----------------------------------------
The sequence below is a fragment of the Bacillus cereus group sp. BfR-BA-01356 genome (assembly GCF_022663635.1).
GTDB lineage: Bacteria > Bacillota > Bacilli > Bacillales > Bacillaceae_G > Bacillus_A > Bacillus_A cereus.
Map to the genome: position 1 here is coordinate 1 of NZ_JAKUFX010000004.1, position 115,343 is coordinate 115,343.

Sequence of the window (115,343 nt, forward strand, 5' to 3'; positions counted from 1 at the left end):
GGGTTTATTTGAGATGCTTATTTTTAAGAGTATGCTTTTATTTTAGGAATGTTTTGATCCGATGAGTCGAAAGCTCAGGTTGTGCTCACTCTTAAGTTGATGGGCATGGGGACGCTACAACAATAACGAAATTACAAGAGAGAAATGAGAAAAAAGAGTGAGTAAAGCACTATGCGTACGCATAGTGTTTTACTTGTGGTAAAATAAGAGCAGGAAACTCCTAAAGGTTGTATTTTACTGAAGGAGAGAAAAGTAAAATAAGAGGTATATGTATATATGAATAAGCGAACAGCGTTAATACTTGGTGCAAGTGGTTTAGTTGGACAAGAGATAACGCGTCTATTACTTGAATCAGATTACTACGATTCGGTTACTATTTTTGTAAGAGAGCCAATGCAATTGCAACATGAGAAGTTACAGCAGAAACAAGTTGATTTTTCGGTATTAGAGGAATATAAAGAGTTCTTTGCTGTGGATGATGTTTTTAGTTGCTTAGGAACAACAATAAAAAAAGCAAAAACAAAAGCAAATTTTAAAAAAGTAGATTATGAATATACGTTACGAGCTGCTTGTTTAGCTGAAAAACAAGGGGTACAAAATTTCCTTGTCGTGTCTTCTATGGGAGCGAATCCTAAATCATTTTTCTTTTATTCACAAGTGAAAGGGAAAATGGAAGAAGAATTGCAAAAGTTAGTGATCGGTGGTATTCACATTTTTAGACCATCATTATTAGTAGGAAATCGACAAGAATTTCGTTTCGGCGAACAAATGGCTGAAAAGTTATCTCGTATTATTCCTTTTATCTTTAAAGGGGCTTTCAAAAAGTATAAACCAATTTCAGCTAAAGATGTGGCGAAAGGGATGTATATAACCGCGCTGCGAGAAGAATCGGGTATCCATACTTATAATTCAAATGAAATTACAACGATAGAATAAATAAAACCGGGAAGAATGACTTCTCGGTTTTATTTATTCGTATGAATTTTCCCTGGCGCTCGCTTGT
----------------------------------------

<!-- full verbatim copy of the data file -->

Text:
The sequence below is a fragment of the Bacillus cereus group sp. BfR-BA-01356 genome (assembly GCF_022663635.1).
GTDB lineage: Bacteria > Bacillota > Bacilli > Bacillales > Bacillaceae_G > Bacillus_A > Bacillus_A cereus.
Map to the genome: position 1 here is coordinate 1 of NZ_JAKUFX010000004.1, position 115,343 is coordinate 115,343.

Sequence of the window (115,343 nt, forward strand, 5' to 3'; positions counted from 1 at the left end):
GGGTTTATTTGAGATGCTTATTTTTAAGAGTATGCTTTTATTTTAGGAATGTTTTGATCCGATGAGTCGAAAGCTCAGGTTGTGCTCACTCTTAAGTTGATGGGCATGGGGACGCTACAACAATAACGAAATTACAAGAGAGAAATGAGAAAAAAGAGTGAGTAAAGCACTATGCGTACGCATAGTGTTTTACTTGTGGTAAAATAAGAGCAGGAAACTCCTAAAGGTTGTATTTTACTGAAGGAGAGAAAAGTAAAATAAGAGGTATATGTATATATGAATAAGCGAACAGCGTTAATACTTGGTGCAAGTGGTTTAGTTGGACAAGAGATAACGCGTCTATTACTTGAATCAGATTACTACGATTCGGTTACTATTTTTGTAAGAGAGCCAATGCAATTGCAACATGAGAAGTTACAGCAGAAACAAGTTGATTTTTCGGTATTAGAGGAATATAAAGAGTTCTTTGCTGTGGATGATGTTTTTAGTTGCTTAGGAACAACAATAAAAAAAGCAAAAACAAAAGCAAATTTTAAAAAAGTAGATTATGAATATACGTTACGAGCTGCTTGTTTAGCTGAAAAACAAGGGGTACAAAATTTCCTTGTCGTGTCTTCTATGGGAGCGAATCCTAAATCATTTTTCTTTTATTCACAAGTGAAAGGGAAAATGGAAGAAGAATTGCAAAAGTTAGTGATCGGTGGTATTCACATTTTTAGACCATCATTATTAGTAGGAAATCGACAAGAATTTCGTTTCGGCGAACAAATGGCTGAAAAGTTATCTCGTATTATTCCTTTTATCTTTAAAGGGGCTTTCAAAAAGTATAAACCAATTTCAGCTAAAGATGTGGCGAAAGGGATGTATATAACCGCGCTGCGAGAAGAATCGGGTATCCATACTTATAATTCAAATGAAATTACAACGATAGAATAAATAAAACCGGGAAGAATGACTTCTCGGTTTTATTTATTCGTATGAATTTTCCCTGGCGCTCGCTTGT